By this political upheaval, known as the Meiji Restoration, governing powers were restored, although in name only, to the imperial house. It marked the beginning of Japan's transformation from a feudal society to a modern state. The new government, an oligarchy of relatively young samurai, resolved to bring Japan up to the technological level of Europe and the United States.
Japan's industrial revolution
Foreign teachers and specialists of every kind, skilled in the techniques of Western civilization, were invited to Japan; and Japanese in large numbers went abroad to study (Fig 2). Remarkable progress in modernization was made within two decades (Fig 1). The cotton-spinning industry provides a striking example. In the 1870s annual production, increasing yearly, barely exceeded 2,000 bales, but the figure for 1889 was 142,000 bales; ten years later it was 750,000 bales. Comparable growth occurred in many other sectors of manufacturing industry. Almost none of this early expansion was financed by borrowing abroad – instead the cost fell heavily on the rural areas.
Japan's industrial revolution was broadly completed by the eve of World War I and within the lifetime of some of the leading figures of the Meiji Restoration. Political change was symbolized by the Constitution of 1889 which established a diet (parliament) of two chambers. But the Meiji Constitution was authoritarian in letter and spirit. The upper house of the diet was non-elected and until after World War I members of the lower house were elected on a limited suffrage. Cabinet ministers were responsible only to the emperor, not the diet, and the war and navy ministers were always generals and admirals representing services strongly imbued with the samurai martial spirit.
The same spirit was also perceptible among the people at large for the state education system gave great importance to loyalty and patriotism. The effectiveness of such indoctrination was illustrated by the events of the Sino-Japanese War of 1894–1895 and the Russo–Japanese War of 1904–1905.
Military and naval supremacy
In both struggles the Japanese surprised the world with their victories on land and sea, of which the most dramatic was the destruction of the Russian fleet off Tsushima in May 1905 by Admiral Togo (1847–1934). This masterly demonstration of naval supremacy won Japan acceptance as a great power.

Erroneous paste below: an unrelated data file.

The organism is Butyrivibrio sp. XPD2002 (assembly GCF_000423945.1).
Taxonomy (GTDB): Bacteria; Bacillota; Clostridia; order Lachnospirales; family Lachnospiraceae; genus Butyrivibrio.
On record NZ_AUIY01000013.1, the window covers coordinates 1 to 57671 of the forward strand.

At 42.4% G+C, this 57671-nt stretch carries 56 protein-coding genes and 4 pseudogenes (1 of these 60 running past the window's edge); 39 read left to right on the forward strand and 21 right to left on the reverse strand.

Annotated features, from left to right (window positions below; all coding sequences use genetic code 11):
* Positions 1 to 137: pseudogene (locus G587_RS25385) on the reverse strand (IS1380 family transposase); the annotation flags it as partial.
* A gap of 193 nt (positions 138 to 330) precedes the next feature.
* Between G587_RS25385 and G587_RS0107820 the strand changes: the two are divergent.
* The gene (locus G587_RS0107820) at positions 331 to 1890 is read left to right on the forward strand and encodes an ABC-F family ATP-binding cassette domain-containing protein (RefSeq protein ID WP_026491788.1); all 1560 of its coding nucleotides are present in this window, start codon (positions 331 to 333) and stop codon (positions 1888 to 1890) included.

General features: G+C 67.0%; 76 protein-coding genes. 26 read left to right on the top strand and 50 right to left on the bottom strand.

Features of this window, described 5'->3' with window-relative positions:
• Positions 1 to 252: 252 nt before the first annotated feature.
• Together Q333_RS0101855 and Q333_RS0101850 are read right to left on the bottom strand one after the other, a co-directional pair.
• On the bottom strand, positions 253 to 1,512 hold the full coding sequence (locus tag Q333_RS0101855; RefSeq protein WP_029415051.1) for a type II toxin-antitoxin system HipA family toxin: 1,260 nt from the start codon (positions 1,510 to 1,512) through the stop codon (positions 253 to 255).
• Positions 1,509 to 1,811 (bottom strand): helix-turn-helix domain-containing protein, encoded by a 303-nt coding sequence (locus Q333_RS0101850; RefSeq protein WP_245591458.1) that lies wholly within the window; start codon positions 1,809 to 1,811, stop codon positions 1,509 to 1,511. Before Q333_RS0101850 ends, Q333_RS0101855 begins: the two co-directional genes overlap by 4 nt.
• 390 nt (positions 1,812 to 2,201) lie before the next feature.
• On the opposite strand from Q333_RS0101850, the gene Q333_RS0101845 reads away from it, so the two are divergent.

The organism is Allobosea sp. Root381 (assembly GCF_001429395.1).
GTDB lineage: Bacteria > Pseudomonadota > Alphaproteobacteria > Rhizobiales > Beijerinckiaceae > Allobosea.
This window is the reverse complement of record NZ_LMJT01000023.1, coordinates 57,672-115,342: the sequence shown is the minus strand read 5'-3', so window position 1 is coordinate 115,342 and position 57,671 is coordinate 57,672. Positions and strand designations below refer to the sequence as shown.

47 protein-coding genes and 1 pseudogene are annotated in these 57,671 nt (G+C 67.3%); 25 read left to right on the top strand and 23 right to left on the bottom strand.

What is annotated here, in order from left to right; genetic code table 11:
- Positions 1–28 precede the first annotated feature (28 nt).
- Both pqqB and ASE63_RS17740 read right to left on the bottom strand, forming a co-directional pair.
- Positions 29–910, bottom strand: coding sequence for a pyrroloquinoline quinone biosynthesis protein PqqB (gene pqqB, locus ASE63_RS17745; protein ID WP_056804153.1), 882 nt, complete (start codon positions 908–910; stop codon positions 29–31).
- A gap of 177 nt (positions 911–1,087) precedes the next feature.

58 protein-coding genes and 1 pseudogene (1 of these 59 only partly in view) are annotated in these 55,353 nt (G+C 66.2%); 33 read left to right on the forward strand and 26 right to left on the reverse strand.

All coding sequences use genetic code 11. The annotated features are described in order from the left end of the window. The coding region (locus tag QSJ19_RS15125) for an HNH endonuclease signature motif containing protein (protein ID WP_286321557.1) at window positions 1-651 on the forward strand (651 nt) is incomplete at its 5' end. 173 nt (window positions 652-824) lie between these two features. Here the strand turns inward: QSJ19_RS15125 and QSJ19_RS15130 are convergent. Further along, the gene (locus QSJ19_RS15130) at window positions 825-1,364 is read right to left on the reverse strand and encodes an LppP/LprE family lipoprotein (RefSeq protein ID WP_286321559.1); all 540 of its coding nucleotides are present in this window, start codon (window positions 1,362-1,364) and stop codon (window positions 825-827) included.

|Admiral Togo Heihachiro, a national hero after his annihilation of the Russian Baltic fleet at Tsushima in 1905, was revered almost as much in Britain as in Japan. Trained in England in HMS Worcester, he based his signal at Tsushima – "On this battle will depend the fate of our empire" – on Nelson's famous signal at Trafalgar exactly one century earlier. He was created count in 1907 and dies in 1934, aged 87.|
The Sino-Japanese War had arisen from rivalries in Korea. Japan's victory gave her possession of Formosa and eliminated Chinese influence in Korea. In 1904 the reason for war was again largely Korea. Russia, occupying key points in Manchuria, seemed about to penetrate Korea, still nominally an independent state, although then dominated economically and politically by Japan. By the Treaty of Portsmouth (New Hampshire). in the United States, which ended the Russo-Japanese War, Japan acquired south Sakhalin and inherited Russia's lease of Port Arthur and her valuable rights and interests in south Manchuria. This setback for Russian power in the Far East sealed the fate of Korea, which was finally annexed by Japan in 1910 (Fig 6).
Emperor Meiji died in 1912 (Fig 5). Due to ill health the new ruler (Taisho) was a mere figurehead. The Anglo-Japanese Alliance, first concluded in 1902 as a gesture of solidarity against Russian ambitions in Asia, brought Japan into. World War I on the British side. Japanese forces captured Germany's leased port in China, Tsingtao, and occupied her island possessions in the Pacific. While the European powers fought each other, Japan partly extended its influence over a weak and divided China.
At the 1919 Paris Peace Conference, Japan was given a permanent seat on the Council of the newly created League of Nations, which amounted to full recognition of Japan's status as a world power. In the space of 50 years the aims of the early Meiji modernizers had been achieved.
|The Yawata Ironworks in northern Kyushu (completed in 1901) was for many years the main steel-producing plant in Japan. Production of iron and steel on a large scale began relatively late because Japan was deficient in natural resources such as iron ore and coking coal. The need for these materials, essential to Japan's industrialisation, was one of the reasons for Japan's aggressive interest in both Manchuria and China.|